THE Goods and Services Tax (GST) regime began on July 1, 2017. Thousands of columns in newspapers were filled with news on the “great virtues” of the GST and advertisements by governments and corporates. And, to take credit for it, there is a public debate between former union finance minister P Chidambaram and the incumbent Arun Jaitley as to who fathered the GST; was it UPA or NDA?
Jaitley claimed total unanimity of central and state governments, MPs and MLAs and political parties on the GST. Criticism of the GST, if at all, was on being “hasty” or on some technical ground in its implementation. The BJP opposed the UPA government’s attempt in 2010 for approval by Parliament on GST rate structures. The BJP’s opposition at that time was mainly on the state’s shares and on the GSTN structure. The so-called unanimity on the GST emboldened the BJP government to call for a special midnight meeting at the Parliament Central Hall for its roll-out. The opposition parties which boycotted the event gave non-GST reasons for their absence. But, this was a moment for the foreign and domestic corporates to herald a new beginning with the speech of Prime Minister Narendra Modi, “stepping out from the old to new”, imitating the ‘Tryst with Destiny’ midnight speech of the first prime minister, Jawaharlal Nehru, on the eve of India’s Independence. So, it was stepping out from the old indirect tax to the new GST regime; it is “liberation” for the corporates breaking all “barriers” in one-India market on the stroke of June 30-July 1 midnight. It is time to celebrate. It symbolised the GST as the biggest neo-liberal push of Indian economy.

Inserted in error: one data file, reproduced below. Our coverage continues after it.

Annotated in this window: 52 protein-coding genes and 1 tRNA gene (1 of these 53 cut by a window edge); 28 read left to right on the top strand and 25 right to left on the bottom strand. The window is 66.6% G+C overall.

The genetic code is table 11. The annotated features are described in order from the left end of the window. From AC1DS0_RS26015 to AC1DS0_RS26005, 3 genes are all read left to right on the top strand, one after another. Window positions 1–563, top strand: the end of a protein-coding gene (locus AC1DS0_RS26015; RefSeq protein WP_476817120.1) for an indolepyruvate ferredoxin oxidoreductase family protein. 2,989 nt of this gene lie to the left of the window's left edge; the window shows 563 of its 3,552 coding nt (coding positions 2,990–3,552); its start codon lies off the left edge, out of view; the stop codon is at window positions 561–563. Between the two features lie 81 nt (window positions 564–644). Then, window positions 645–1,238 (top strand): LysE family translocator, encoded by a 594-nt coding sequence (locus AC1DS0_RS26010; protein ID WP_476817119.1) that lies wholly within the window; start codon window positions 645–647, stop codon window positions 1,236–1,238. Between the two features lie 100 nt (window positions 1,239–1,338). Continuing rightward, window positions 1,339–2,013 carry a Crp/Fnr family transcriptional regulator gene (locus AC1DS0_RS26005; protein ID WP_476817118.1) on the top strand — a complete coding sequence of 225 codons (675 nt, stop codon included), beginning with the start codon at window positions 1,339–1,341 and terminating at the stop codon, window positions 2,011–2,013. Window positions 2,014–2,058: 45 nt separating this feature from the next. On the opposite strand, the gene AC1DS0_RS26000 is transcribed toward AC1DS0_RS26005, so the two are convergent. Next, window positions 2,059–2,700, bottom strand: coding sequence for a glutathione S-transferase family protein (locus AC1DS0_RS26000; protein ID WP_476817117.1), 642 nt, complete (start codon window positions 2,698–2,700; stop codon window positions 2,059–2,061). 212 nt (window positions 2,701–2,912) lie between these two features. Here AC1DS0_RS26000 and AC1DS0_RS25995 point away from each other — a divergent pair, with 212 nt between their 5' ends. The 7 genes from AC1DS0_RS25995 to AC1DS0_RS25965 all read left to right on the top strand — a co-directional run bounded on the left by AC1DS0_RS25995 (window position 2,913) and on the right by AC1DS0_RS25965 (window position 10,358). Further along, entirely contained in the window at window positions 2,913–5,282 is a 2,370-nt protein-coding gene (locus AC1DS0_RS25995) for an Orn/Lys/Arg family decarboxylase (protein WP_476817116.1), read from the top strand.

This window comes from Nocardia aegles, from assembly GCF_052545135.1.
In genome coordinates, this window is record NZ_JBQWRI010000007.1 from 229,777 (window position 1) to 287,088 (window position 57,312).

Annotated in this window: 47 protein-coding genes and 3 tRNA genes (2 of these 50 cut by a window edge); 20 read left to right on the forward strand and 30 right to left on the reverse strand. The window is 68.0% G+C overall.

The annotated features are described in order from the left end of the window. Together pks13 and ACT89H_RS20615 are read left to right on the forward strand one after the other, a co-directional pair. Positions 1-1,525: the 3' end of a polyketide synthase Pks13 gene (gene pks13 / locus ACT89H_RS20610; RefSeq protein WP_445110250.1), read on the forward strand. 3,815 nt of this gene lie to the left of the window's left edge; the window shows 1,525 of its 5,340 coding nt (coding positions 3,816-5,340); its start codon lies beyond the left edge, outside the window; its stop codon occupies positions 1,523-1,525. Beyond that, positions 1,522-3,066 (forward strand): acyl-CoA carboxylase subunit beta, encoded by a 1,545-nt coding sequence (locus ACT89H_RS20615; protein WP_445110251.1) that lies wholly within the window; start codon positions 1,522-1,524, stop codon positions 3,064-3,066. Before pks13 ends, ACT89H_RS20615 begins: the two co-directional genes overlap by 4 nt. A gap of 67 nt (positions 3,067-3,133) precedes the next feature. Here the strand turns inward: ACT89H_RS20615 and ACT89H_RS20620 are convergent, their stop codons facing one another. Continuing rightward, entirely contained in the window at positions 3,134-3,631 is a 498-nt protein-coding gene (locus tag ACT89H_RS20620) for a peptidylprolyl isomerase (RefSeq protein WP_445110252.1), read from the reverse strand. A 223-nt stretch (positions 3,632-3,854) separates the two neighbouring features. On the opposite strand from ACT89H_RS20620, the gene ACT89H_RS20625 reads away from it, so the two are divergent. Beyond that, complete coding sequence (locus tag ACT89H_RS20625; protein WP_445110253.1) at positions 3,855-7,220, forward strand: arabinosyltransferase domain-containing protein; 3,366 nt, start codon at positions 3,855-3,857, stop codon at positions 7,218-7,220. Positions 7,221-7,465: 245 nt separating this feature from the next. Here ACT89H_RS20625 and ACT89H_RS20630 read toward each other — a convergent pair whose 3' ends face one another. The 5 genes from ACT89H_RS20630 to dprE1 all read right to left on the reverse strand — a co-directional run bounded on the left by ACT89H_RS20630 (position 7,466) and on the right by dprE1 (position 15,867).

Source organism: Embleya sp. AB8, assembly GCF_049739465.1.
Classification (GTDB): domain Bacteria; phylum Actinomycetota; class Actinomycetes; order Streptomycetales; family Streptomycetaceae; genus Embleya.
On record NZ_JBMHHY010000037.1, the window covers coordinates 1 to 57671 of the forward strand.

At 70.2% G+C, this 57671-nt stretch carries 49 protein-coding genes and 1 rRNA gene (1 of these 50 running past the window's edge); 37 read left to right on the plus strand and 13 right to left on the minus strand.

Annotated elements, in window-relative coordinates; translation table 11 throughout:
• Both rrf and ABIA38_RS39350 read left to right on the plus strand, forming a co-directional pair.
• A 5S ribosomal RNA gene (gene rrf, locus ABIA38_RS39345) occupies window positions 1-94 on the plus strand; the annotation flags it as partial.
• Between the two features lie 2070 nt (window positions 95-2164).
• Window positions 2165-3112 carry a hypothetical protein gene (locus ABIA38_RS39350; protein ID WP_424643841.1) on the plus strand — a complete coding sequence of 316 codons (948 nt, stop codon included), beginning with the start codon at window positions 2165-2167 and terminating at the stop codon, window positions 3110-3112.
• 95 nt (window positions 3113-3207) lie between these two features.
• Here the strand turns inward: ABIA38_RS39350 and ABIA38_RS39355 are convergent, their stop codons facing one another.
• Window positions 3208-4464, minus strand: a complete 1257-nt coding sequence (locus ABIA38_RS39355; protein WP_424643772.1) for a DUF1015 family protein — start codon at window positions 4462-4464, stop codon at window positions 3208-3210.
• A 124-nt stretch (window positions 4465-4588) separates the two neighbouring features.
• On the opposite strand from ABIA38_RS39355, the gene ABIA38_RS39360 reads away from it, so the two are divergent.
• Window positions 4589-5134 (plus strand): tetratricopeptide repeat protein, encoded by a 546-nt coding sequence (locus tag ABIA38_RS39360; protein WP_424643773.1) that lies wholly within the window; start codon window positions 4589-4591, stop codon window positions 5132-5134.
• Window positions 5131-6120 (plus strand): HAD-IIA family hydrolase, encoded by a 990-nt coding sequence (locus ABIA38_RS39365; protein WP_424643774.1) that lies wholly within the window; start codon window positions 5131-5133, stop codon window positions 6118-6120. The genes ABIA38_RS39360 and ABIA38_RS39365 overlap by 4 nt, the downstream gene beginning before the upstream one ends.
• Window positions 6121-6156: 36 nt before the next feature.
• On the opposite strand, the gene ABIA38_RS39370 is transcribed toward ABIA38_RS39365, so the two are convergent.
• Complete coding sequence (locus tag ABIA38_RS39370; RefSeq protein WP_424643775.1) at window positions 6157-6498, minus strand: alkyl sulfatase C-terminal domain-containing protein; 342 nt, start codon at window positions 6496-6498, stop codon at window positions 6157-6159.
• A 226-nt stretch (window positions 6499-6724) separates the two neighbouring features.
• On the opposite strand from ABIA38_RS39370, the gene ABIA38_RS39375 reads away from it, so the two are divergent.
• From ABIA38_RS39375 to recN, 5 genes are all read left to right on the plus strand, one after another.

Big Neoliberal Drive
The GST will result in a rapid movement of informal to formal economy. Crores of mostly self-employed small traders, goods producers and service providers will have to enter the unequal one-India market competition with their counterparts in big organised sectors -- domestic and foreign. Already, lakhs of traders have been agitating at national, state, district and local levels across the country. It is the question of their very survival.
About 7.5 lakh self-employed medicine retailers, with their two-three employees each, resorted to a countrywide strike on May 30, to protest the government granting permission for online sale to big e-marketers. It is not without reason that Prime Minister Narendra Modi selectively met the top executives of consumer, IT and banking industries such as Amazon, Walmart, Apple, Google, Adobe, MasterCard, JPMorgan Chase and Carlyle Group ahead of his meeting with US President Donald Trump last month. Earlier, US MNC and the world’s biggest e-retailer Amazon’s chief Jeffrey Bezos called on Prime Minister Modi and committed $2 billion investment in India and publicly stated, “The pace at which Internet penetration was increasing in India was stunning and that was one of the tailwinds for the growth of e-commerce.” Recently, the government has permitted Amazon to enter in food retailing sector with $5 billion investment.
Several labour-intensive industries such as textiles are on the verge of closure. Many workers, mostly in unorganised sectors, have been laid off. As the GST is totally consumption-based and has no relation with production, it will affect production particularly in MSMEs and will affect employment, mostly in unorganised sector, in a big way.
As the GST is consumption-based, in one-India market under the GST structure only consumption states get the SGST and manufacturing states suffer losses. Though, compensation package has been designed for a limited period, it is a discouragement to manufacturing and, thereby, employment. It is free one-India market for goods and services irrespective of manufacturing/origin, including imports.
Role of Finance Commission
The 13TH Finance Commission totally approved the proposed GST plan and structure at that time and the 14TH Finance Commission mainly dealt with compensation package in the GST plan. But, the Finance Commission remains as the anchor in devolution of non-plan finances. In post-GST situation, big question remains about the future role of the Finance Commission in the distribution and allocation of IGST and CGST to states and about how to adjust GST in the 42% distribution of revenue to states as per recommendation of the 14TH Finance Commission.
Against Development of NE and Hill States